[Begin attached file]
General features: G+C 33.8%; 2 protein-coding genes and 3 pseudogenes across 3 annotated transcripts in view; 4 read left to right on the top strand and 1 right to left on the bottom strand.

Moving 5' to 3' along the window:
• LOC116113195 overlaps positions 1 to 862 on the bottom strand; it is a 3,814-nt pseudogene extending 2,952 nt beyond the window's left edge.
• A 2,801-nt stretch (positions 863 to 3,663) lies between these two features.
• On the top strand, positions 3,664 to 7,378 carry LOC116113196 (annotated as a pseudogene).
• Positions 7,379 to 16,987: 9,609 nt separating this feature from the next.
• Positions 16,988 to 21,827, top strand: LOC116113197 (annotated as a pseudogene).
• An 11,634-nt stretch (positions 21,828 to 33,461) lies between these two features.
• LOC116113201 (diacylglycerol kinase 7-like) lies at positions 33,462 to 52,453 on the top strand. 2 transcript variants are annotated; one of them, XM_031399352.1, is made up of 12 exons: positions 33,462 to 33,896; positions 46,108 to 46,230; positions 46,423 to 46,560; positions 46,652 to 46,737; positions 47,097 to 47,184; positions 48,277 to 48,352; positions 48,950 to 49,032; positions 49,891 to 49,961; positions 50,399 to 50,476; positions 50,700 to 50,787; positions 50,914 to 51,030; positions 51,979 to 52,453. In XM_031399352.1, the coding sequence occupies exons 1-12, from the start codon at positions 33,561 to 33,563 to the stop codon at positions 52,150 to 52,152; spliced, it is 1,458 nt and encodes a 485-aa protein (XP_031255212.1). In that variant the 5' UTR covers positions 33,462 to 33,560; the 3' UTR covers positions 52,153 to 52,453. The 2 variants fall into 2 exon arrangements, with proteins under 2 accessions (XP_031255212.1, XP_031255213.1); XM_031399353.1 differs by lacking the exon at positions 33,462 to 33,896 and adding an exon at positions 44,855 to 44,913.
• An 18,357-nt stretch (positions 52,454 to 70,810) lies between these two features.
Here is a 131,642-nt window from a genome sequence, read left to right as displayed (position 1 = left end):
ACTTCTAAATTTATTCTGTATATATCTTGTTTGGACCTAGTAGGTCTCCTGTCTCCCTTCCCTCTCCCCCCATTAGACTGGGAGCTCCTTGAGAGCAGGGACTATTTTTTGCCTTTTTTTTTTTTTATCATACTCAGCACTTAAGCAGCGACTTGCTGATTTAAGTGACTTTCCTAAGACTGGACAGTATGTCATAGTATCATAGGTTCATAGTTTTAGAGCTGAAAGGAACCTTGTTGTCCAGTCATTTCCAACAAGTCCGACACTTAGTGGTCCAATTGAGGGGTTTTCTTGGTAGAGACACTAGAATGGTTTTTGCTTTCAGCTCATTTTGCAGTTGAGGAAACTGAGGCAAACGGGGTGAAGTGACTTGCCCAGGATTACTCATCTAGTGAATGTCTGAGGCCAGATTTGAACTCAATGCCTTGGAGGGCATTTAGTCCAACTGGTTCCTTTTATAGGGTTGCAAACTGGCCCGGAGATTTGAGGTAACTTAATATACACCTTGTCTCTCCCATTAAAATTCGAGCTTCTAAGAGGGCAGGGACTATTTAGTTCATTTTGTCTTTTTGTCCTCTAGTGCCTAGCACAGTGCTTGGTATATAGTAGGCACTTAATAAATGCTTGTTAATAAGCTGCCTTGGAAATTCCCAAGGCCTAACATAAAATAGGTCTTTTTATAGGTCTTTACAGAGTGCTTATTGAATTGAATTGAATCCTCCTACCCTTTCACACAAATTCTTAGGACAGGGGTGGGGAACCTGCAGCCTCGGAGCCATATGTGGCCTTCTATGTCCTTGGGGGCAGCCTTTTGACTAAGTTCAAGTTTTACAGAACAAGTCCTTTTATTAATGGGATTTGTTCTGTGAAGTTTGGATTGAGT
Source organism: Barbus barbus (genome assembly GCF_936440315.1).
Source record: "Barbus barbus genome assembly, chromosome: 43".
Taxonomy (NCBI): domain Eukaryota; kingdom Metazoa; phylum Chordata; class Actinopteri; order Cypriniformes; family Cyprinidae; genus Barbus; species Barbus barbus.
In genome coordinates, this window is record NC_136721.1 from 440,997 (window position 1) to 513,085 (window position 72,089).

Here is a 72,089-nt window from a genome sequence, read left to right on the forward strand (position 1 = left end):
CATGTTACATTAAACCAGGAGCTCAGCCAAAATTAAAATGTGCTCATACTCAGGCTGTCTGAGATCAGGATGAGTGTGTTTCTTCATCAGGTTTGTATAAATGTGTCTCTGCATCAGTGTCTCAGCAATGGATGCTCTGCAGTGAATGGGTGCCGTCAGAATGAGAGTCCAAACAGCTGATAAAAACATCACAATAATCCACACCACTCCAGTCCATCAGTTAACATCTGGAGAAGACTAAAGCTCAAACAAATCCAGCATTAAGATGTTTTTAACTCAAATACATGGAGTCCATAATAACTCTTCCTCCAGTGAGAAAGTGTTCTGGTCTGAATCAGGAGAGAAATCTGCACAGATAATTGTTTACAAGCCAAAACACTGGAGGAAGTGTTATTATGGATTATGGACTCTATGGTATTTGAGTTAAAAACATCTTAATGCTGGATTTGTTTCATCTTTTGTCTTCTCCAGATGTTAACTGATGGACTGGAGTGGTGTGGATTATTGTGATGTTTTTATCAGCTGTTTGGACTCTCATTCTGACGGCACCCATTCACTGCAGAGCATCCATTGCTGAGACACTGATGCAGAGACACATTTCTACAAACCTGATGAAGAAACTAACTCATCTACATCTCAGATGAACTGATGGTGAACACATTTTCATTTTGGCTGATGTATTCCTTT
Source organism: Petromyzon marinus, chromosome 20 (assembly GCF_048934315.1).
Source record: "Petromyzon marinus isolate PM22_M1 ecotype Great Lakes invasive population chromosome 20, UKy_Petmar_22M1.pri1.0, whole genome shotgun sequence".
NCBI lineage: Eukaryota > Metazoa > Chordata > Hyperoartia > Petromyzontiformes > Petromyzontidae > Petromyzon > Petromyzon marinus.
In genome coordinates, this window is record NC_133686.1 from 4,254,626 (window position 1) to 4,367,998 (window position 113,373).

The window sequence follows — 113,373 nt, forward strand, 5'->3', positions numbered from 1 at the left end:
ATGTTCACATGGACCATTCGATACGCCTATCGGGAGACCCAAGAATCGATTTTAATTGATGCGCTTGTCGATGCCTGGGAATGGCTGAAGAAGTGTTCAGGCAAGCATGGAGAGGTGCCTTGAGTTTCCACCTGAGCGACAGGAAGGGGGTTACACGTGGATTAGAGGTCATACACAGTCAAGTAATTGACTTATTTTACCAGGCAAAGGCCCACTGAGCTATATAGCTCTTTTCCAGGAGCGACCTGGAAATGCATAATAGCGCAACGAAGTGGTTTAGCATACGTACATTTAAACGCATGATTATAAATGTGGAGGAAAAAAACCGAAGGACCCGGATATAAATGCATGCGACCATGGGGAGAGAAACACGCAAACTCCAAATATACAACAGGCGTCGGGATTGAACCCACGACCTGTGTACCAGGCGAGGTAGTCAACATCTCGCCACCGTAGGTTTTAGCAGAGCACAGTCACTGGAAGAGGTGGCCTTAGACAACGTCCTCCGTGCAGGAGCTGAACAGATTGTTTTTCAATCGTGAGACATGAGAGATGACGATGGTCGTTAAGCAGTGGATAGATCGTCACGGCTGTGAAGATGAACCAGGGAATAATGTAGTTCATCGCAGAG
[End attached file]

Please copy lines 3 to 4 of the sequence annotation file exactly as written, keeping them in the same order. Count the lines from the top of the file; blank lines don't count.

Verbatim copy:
• LOC116113195 overlaps positions 1 to 862 on the bottom strand; it is a 3,814-nt pseudogene extending 2,952 nt beyond the window's left edge.
• A 2,801-nt stretch (positions 863 to 3,663) lies between these two features.